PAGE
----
Signs of a resistance to the UK’s Covid-induced migration to home working are taking shape, with LBC talk radio doyen Nick Ferrari using his morning show on Tuesday 28 July to launch a spelentic rant at blue-chip firms that have decided to keep their staff at home for the next few months. (LBC via Twitter, 28 July 2020)
Citing recent home-working announcements and initiatives from Google, EY, KPMG, PwC and Microsoft, Ferrari thundered: “This does not work. People need to go to their places of work. It’s better for you to go to the office. You go in, you get away from your husband, you get away from your wife, you get away from your children.
“You know why we have offices? So you can actually do some damn work … Zoom calls – I’ve had enough of them. Get back to work. What do you think is going to get this country going again? You, sitting in your jim-jams, not doing anything all day long? And wandering around getting your nails done and having a cup of coffee with your girlfriends? You think that’s going to get the country back on track, do you?”
Ferrari added: “For the love of God, we are broke – £300 billion broke, and now companies are saying don’t come back this year. This year? … Enough already. The country has to get moving … You go through the City of London – tumbleweed blows through the City of London now. And if you don’t realise how important the City is – the financial City – to this city, and then the whole of the country, I don’t know where to begin. So, these companies – they need a reality check.”
Ferrari is not the only holdout: in a recent opinion piece, Telegraph writer Tom Welsh warned readers of an “unholy alliance” of columnists, politicians, corporate strategists and “trendy academics” who want to make home working the norm (The Telegraph, 19 July 2020) – while a subsequent reader’s letter argued that working from home “severs vital lines of communication between staff”. (The Telegraph, 26 July 2020)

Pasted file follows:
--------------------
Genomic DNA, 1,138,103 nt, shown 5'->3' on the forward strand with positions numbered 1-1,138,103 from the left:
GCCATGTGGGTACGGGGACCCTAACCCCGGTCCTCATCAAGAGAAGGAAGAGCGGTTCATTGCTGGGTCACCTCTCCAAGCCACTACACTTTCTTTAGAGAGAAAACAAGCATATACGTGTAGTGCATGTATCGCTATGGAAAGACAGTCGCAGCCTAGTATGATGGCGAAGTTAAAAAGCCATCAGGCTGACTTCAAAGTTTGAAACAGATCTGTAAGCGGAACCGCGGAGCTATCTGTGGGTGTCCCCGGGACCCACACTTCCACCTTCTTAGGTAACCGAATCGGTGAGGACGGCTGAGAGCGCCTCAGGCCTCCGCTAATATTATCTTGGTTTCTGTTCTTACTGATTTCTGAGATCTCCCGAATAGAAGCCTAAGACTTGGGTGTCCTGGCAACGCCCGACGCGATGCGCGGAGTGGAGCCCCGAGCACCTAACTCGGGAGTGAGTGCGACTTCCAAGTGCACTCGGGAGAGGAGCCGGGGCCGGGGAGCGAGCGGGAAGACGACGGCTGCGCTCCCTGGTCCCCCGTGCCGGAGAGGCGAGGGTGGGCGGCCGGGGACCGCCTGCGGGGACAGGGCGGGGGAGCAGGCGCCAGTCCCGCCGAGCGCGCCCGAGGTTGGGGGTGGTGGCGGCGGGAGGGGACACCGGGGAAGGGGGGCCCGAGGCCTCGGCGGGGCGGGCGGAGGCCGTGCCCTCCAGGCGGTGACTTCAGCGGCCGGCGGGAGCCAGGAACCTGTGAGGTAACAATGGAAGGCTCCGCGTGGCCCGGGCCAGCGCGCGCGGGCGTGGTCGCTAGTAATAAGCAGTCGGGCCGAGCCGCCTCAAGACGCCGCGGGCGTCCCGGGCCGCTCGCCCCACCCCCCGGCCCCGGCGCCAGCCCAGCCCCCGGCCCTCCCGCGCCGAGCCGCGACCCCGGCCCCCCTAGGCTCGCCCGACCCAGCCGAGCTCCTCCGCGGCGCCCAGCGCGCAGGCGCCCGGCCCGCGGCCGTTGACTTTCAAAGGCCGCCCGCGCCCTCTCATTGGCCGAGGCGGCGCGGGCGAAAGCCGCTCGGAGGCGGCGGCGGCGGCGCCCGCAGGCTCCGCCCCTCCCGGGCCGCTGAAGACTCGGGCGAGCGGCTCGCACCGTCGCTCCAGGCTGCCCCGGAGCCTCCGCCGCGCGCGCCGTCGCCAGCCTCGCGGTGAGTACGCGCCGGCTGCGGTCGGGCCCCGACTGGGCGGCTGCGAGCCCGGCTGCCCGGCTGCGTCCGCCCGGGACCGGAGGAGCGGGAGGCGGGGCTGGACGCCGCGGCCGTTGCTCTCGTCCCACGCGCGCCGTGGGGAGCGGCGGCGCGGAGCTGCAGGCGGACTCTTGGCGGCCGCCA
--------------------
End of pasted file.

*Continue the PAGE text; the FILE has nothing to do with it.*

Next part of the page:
The day after Ferrari’s rant, survey results from The Chartered Governance Institute (ICSA) revealed that 52% of respondents will continue to work from home this summer, while 19% will go back to the office on a part-time basis. Only a further 19% plan to head back to the office full time. (ICSA, 29 July 2020)
ICSA policy and research director Peter Swabey highlighted one respondent who “felt so strongly about the advantages of home working that they said they would look for another job if denied the opportunity to do so”.
However, he also noted that some respondents had encountered difficulties and challenges around collaboration, informal networking, development and behavioural shadowing.
What sort of stance should leaders who believe in the new arrangements take to reassure stakeholders about the value of remote working?
The Institute of Leadership & Management’s head of research, policy and standards Kate Cooper says: “All Nick Ferrari has done – as always – is put forward one side of a deeply contentious issue. He doesn’t submit any evidence for his assertion that employees who are currently based at home are not working. It’s all hyperbole, designed specifically to provoke controversy. Judging by our research, many workers are managing to cope well at home and are maintaining strong levels of productivity. But as with anything to do with organisational leadership, the context is absolutely crucial – and remote working will function better in some companies and industries than in others.”
She explains: “There is an ongoing need for organisations to engage in collaborative activity, and in some cases that will undoubtedly be best fulfilled when colleagues are in the same geographical location. But to think that there’s a blanket solution that would apply with equal success to everyone is flawed. We hear similar discourse on a regular basis with regards to issues such as the four-day week, or email bans – the real evangelists can’t understand why everyone doesn’t agree with them.”
Cooper notes: “We are gradually learning to work differently – that is the case. Many of us have come to the conclusion that we were doing too much business travel in the pre-Covid era, and that we could probably achieve just as much without sitting next to our team-mates. As time goes on, we will get better and better at our newer working methods. And if we think about the law of diminishing returns, there may well come a point – as Ferrari suggests – where we will have to go back to the office for some things. But I don’t think anyone has ever disputed that.”
She adds: “Let decisions be made that make sense for the businesses and teams that are managing the home working-versus-office working dynamic. And let’s wait patiently for further evidence to come in about how that dynamic has played out during the pandemic.”
For further insights on the themes raised in this blog, check out the Institute’s resources on understanding HR
Image of Nick Ferrari courtesy of Featureflash Photo Agency, via Shutterstock